1Place pancetta in a medium frying pan and cook over medium heat until it is golden brown and much of the fat has rendered, 8 to 10 minutes; remove cooked pancetta to a plate and set aside.
2Combine cream and chicken broth in a medium saucepan and bring to a gentle simmer over medium heat. Slowly add polenta in a thin stream, whisking constantly until it is well incorporated. Reduce heat to low and cook, stirring frequently, until polenta is creamy, thick, and no longer raw-tasting, 20 to 25 minutes.
3Mix in hominy, reserved cooked pancetta, and Parmigiano cheese. Just before serving, stir in butter and season with salt and freshly ground black pepper.
Finding the absolute best ingredients such a big part of Chef Antoine Westermann’s culinary career and the main drive behind all of his expertly crafted dishes. His relationship with farmers and purveyors are critical to his work as a chef. While visiting one of his providers in New York, the French chef describes his efforts to find the best local ingredients for his restaurant.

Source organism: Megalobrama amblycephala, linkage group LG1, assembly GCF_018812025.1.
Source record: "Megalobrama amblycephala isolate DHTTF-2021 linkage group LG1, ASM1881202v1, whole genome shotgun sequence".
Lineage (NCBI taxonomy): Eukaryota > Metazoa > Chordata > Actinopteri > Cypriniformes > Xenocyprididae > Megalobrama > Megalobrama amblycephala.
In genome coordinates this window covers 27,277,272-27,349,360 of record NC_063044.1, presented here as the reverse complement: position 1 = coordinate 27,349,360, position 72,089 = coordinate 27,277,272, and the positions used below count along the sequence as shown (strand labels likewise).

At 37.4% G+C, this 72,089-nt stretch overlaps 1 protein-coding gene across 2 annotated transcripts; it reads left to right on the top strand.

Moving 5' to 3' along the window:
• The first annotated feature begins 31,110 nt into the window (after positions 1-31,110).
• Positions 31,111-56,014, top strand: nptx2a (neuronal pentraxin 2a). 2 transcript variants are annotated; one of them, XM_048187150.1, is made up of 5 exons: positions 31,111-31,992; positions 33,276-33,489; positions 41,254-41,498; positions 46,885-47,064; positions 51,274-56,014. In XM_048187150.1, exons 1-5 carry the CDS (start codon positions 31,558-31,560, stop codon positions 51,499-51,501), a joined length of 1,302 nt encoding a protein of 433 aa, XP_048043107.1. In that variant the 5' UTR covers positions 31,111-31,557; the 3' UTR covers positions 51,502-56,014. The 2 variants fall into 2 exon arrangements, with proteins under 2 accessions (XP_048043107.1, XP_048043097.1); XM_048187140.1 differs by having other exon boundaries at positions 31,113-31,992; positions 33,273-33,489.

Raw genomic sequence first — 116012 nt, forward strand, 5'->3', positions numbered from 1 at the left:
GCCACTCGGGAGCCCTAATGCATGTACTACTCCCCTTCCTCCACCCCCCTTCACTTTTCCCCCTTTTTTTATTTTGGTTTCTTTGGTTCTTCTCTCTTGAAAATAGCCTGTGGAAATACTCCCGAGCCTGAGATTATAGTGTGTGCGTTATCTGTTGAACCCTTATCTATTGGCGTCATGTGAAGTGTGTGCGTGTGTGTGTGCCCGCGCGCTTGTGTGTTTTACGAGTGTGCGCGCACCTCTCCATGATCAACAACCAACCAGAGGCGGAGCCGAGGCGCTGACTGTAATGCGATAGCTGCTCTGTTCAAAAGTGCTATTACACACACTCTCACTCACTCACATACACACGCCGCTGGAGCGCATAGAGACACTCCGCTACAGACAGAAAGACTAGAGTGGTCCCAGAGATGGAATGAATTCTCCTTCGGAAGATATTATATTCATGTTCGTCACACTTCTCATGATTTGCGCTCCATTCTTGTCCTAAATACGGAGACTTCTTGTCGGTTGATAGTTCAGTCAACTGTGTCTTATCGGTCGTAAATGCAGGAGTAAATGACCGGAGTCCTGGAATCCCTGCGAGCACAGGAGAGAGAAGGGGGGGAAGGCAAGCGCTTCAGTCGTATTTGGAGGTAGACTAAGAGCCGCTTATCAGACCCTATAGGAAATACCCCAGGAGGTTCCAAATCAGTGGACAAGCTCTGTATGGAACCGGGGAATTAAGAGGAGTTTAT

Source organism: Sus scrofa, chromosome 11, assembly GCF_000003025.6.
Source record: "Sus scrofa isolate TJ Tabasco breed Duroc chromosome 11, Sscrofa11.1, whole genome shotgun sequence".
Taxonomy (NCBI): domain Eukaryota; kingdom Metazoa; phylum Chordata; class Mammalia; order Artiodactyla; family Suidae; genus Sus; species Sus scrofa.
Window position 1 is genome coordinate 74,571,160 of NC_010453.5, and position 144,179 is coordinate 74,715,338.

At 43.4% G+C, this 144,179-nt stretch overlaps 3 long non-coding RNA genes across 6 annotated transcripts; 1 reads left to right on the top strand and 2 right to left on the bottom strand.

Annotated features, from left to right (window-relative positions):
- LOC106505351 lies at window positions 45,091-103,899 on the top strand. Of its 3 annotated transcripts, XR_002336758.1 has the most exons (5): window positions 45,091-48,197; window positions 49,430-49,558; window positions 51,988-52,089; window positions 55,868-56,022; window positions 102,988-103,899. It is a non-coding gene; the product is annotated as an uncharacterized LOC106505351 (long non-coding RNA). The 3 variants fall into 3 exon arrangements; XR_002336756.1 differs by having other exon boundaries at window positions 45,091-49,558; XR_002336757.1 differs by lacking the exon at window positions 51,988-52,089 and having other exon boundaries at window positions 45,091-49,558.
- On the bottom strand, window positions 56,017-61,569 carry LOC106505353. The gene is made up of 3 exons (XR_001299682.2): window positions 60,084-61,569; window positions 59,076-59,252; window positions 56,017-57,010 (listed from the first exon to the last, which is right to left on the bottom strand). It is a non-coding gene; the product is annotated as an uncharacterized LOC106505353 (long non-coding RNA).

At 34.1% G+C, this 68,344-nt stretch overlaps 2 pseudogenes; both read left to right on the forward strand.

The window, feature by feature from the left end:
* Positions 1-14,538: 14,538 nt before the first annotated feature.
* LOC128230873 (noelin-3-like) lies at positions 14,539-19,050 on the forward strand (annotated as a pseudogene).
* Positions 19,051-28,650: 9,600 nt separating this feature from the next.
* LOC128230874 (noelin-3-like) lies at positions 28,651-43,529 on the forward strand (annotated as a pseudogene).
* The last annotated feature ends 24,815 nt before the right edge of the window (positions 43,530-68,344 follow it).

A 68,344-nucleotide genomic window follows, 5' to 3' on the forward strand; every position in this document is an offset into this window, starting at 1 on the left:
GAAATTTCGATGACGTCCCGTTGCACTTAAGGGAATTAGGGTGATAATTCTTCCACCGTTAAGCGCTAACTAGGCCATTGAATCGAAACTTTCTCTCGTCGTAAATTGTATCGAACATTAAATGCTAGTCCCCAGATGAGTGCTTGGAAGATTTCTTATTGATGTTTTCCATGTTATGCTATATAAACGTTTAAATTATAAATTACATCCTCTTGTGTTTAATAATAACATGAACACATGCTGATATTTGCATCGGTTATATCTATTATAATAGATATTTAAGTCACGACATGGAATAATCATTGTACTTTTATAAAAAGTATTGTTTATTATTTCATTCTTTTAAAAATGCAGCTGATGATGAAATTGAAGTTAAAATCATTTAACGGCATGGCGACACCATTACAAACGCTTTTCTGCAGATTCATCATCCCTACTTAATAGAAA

Lemon rind adds a bit of bright flavor to this simple side dish of Pea, Pancetta, and Lemon Farfalle. Quick and so easy to throw together, this is a fantastic weeknight dinner side or a lovely last-minute contribution to any potluck scenario.
How to Tie Pancetta
Our feature on how to make pancetta walks through the three steps: preparing, tying, and aging. In this video, former CHOW associate food editor Regan Burns tackles the tying, demonstrating the knots you should use to truss up your prepared pork belly.
Summer is in full swing, which (hopefully) means trips to the park or the beach. If you’re taking a picnic along, you should know a few food safety rules so you can pack, transport, and eat your meal without the threat of food poisoning. Liz Weinandy